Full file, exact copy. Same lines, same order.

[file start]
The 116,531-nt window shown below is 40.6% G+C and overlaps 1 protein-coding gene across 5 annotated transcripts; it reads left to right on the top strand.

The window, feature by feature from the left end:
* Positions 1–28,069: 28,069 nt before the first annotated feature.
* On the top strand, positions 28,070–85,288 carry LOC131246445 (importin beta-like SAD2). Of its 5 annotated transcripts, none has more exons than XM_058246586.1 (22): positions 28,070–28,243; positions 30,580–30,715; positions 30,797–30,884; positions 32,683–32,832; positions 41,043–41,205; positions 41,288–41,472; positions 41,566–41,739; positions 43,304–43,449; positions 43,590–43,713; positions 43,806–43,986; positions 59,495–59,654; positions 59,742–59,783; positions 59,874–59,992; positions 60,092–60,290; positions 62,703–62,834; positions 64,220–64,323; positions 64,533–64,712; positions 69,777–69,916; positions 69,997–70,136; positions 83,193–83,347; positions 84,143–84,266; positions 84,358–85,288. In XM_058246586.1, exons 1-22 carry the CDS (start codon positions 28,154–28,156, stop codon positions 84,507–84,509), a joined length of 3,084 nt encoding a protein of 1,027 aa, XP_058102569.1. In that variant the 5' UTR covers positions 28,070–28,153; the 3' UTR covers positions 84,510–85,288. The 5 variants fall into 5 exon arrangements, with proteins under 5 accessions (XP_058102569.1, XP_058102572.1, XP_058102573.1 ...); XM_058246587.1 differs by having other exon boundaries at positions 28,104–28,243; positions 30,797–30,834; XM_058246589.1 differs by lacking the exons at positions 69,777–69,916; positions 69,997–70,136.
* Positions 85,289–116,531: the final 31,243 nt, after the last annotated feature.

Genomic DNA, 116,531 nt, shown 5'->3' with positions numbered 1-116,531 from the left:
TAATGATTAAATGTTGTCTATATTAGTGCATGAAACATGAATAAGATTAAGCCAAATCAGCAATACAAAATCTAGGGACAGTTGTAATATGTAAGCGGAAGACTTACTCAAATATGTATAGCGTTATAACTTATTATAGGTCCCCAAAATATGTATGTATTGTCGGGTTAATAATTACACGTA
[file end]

The 116,531-nt window shown below is 40.6% G+C and overlaps 1 protein-coding gene across 5 annotated transcripts; it reads left to right on the top strand.

The window, feature by feature from the left end:
* Positions 1–28,069: 28,069 nt before the first annotated feature.
* On the top strand, positions 28,070–85,288 carry LOC131246445 (importin beta-like SAD2). Of its 5 annotated transcripts, none has more exons than XM_058246586.1 (22): positions 28,070–28,243; positions 30,580–30,715; positions 30,797–30,884; positions 32,683–32,832; positions 41,043–41,205; positions 41,288–41,472; positions 41,566–41,739; positions 43,304–43,449; positions 43,590–43,713; positions 43,806–43,986; positions 59,495–59,654; positions 59,742–59,783; positions 59,874–59,992; positions 60,092–60,290; positions 62,703–62,834; positions 64,220–64,323; positions 64,533–64,712; positions 69,777–69,916; positions 69,997–70,136; positions 83,193–83,347; positions 84,143–84,266; positions 84,358–85,288. In XM_058246586.1, exons 1-22 carry the CDS (start codon positions 28,154–28,156, stop codon positions 84,507–84,509), a joined length of 3,084 nt encoding a protein of 1,027 aa, XP_058102569.1. In that variant the 5' UTR covers positions 28,070–28,153; the 3' UTR covers positions 84,510–85,288. The 5 variants fall into 5 exon arrangements, with proteins under 5 accessions (XP_058102569.1, XP_058102572.1, XP_058102573.1 ...); XM_058246587.1 differs by having other exon boundaries at positions 28,104–28,243; positions 30,797–30,834; XM_058246589.1 differs by lacking the exons at positions 69,777–69,916; positions 69,997–70,136.
* Positions 85,289–116,531: the final 31,243 nt, after the last annotated feature.

Genomic DNA, 116,531 nt, shown 5'->3' with positions numbered 1-116,531 from the left:
TAATGATTAAATGTTGTCTATATTAGTGCATGAAACATGAATAAGATTAAGCCAAATCAGCAATACAAAATCTAGGGACAGTTGTAATATGTAAGCGGAAGACTTACTCAAATATGTATAGCGTTATAACTTATTATAGGTCCCCAAAATATGTATGTATTGTCGGGTTAATAATTACACGTA